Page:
FM16 Press Conference: News from Gale Crater: Recent findings from NASA's Curiosity Mars RoverDec 13, 2016
NASA's Curiosity Mars rover continues to investigate higher and younger strata on the central mountain of Gale Crater, adding information about water-rich ancient environments in this part of Mars. Since reaching the base of the mountain two years ago, the rover has examined more than half the vertical extent of a 180-meter-thick geological formation that provides a record of long-lived lake and groundwater environments. Analysis of rock composition at multiple sites is providing new evidence about how the environmental conditions evolved over time, including factors favorable for life, if it ever was present. Some ingredients may foreshadow what the mission will find at planned destinations farther up the mountain.
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NASA's first Landing Sites/Exploration Zones Workshop for Human Missions to the Surface of Mars was held on Oct. 27-30 at the Lunar and Planetary Institute in Houston. The agency hosted the workshop to collect proposals for locations on Mars that would be of high scientific research value while also providing natural resources to enable human explorers to land, live and work safely on the Red Planet.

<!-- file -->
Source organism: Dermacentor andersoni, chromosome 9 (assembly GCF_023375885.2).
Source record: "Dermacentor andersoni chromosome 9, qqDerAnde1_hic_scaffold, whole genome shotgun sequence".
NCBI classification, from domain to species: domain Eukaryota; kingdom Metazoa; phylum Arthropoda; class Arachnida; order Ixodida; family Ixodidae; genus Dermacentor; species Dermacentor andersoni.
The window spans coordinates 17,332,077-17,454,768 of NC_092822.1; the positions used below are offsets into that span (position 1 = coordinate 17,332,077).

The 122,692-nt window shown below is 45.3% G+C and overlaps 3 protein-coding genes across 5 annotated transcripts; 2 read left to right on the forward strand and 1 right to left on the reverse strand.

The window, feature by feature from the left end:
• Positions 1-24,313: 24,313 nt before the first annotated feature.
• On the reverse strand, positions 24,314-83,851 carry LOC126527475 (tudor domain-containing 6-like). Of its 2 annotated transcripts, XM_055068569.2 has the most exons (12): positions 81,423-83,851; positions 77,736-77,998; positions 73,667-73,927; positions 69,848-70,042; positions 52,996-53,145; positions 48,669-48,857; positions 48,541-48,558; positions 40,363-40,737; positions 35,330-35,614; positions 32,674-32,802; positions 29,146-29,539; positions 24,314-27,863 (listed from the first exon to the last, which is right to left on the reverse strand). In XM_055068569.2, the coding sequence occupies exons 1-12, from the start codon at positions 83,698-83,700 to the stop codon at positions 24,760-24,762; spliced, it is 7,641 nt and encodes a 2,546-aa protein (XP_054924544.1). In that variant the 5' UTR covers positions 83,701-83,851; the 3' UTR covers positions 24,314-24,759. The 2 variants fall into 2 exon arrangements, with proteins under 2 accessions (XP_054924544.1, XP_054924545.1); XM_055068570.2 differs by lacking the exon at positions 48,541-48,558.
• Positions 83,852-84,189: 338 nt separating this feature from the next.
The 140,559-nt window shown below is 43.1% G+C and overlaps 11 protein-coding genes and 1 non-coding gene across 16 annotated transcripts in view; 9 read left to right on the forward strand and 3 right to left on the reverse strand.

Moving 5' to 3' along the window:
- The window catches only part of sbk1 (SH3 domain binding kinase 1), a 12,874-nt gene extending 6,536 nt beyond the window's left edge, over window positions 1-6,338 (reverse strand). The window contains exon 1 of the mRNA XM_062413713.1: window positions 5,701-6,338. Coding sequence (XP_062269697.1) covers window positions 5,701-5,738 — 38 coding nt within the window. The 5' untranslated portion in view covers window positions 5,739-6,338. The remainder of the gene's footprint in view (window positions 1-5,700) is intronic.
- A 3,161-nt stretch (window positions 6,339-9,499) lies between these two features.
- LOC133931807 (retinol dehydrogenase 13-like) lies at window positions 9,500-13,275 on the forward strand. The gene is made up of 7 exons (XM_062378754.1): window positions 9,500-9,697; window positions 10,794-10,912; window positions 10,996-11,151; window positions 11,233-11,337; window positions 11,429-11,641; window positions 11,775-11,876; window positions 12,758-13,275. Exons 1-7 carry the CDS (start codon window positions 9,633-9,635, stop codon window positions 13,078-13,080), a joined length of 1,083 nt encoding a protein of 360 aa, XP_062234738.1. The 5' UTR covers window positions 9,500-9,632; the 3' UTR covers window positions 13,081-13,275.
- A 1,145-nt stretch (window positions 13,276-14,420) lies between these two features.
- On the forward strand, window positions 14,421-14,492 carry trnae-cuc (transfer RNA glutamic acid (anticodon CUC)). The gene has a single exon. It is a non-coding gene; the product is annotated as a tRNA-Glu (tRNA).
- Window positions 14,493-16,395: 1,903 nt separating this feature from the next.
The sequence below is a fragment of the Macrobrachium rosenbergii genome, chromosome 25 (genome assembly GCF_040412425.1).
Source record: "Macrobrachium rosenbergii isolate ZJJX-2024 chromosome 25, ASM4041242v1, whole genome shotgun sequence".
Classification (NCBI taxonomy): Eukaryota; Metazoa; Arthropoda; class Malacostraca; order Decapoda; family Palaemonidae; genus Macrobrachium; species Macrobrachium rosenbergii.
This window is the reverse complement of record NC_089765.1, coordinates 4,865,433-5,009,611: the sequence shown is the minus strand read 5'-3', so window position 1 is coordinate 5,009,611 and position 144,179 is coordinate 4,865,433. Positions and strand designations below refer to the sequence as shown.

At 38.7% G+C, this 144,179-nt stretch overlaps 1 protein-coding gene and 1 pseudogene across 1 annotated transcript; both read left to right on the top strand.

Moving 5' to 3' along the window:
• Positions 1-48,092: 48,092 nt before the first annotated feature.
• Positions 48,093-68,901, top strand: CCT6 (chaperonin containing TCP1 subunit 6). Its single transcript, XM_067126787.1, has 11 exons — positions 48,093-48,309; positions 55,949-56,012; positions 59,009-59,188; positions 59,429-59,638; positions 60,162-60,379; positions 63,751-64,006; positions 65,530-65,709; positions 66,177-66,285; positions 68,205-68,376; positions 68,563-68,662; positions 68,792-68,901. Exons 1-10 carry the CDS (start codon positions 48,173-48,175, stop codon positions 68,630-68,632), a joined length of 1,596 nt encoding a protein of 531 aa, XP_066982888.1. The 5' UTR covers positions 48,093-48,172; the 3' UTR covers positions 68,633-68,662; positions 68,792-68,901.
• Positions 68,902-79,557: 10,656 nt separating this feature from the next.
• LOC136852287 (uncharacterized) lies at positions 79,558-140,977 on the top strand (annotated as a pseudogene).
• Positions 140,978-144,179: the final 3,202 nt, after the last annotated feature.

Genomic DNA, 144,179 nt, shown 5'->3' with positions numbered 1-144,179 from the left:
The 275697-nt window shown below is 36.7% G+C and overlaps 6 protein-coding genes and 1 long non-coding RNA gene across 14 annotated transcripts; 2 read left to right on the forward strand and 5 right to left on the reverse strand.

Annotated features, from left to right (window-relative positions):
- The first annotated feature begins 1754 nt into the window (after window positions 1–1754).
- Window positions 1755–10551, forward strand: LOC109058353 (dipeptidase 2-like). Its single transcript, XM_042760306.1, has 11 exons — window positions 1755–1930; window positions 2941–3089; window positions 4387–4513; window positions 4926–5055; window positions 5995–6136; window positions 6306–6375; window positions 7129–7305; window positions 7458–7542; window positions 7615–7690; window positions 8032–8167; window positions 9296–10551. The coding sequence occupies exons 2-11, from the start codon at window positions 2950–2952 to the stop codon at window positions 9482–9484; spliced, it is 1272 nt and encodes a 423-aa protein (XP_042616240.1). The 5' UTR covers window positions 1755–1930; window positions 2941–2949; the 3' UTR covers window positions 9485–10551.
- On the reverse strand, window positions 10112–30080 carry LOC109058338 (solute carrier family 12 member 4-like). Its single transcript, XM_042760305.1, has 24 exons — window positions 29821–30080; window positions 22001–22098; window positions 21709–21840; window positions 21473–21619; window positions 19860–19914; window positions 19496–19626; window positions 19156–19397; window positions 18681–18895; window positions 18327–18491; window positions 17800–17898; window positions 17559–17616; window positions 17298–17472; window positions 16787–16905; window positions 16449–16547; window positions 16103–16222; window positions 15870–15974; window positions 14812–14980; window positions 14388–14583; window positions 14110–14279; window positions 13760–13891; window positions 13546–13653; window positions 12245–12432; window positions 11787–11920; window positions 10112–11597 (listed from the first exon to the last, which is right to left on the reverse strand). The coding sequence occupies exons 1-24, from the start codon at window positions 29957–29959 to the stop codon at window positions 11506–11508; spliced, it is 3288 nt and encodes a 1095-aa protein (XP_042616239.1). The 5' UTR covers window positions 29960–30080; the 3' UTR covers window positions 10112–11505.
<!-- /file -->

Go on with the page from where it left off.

As NASA plans ambitious new robotic missions to Mars, the spacecraft needed to land safely on the red planet's surface necessarily becomes increasingly massive, hauling larger payloads to accommodate extended stays on the Martian surface.
NASA's Mars Atmosphere and Volatile Evolution (MAVEN) spacecraft successfully entered Mars' orbit at 7:24 p.m. PDT (10:24 p.m. EDT) Sunday, Sept. 21, where it now will prepare to study the Red Planet's upper atmosphere as never done before. MAVEN is the first spacecraft dedicated to exploring the tenuous upper atmosphere of Mars.
Comet Siding Spring C/2013 A1 will make a very close flyby of Mars on Oct. 19, 2014. NASA is taking steps to protect its Mars orbiters, while preserving opportunities to gather valuable scientific data.
The Theodore von Kármán Lecture Series, named after JPL's founder, and presented by JPL's Office of Communication and Education, brings the excitement of the space program's missions, instruments and other technologies to both JPL employees and the local community. Lectures take place twice per month, on consecutive Thursdays and Fridays.